Hemoglobin breakdown pertains to the process of degrading hemoglobin into its individual components. Red blood cells, which contain hemoglobin and other chemicals, constantly undergo hemolysis and are destroyed primarily by the spleen, liver and lymph nodes, states Union County College.
Red blood cells, which form one of the major constituents of blood, are characterized by the absence of nuclei, hence they are unable to undergo cellular division or generate new erythrocytes from old ones. This eventually leads to cell disintegration, which typically occurs 4 months after the fully developed red blood cells have been in circulation within the bloodstream. During the degeneration of the red blood cells, some components of the hemoglobin are excreted from the body while other parts are conserved.
Hemoglobin comprises two major parts: a protein-complex called globin and four heme groups. Each heme group contains one atom of iron, which is the binding site for oxygen molecules, notes Infoplease. When old or damaged red blood cells rupture, the hemoglobin is engulfed by macrophages, which are large phagocytic white blood cells. The globin chain of hemoglobin is broken down into amino acids that are either metabolized by the macrophages or absorbed by the bloodstream.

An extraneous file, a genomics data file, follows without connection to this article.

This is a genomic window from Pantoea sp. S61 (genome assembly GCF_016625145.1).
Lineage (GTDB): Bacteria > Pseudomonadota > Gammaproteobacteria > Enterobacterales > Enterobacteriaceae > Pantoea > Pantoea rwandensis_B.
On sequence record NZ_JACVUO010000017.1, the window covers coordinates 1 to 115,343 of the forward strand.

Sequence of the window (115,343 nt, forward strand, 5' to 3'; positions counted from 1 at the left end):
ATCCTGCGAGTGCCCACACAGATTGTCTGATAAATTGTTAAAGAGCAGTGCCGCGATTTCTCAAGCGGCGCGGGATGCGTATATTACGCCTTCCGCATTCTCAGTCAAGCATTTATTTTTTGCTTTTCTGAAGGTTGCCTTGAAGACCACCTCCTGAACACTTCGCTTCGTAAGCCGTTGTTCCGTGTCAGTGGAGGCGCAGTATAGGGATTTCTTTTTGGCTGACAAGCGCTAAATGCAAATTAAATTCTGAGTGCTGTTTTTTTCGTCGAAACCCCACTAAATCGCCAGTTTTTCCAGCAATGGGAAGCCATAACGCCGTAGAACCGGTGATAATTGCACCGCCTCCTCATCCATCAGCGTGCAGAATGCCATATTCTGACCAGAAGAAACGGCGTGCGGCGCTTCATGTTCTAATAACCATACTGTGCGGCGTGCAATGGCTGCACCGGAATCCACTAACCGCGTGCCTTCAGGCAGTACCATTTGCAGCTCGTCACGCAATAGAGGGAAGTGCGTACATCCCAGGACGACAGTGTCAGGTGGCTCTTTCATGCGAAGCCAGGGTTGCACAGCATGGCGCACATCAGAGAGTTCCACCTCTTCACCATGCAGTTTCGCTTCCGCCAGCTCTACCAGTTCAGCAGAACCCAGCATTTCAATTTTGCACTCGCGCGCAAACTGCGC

The heme groups undergo chemical decomposition and they are converted to biliverdin and then into biliburin. The biliburin, which is carried to the liver by blood albumin, forms a conjugate with glucuronic acid. The conjugated biliburin is then eliminated from the body through the large intestine in the form of fecal matter or via the kidneys in the form of urine. The iron atoms that are released from the heme groups are conserved and then transported by transferin to the bone marrow, where they are utilized in the production of new hemoglobin. Excess iron can also be stored in the liver.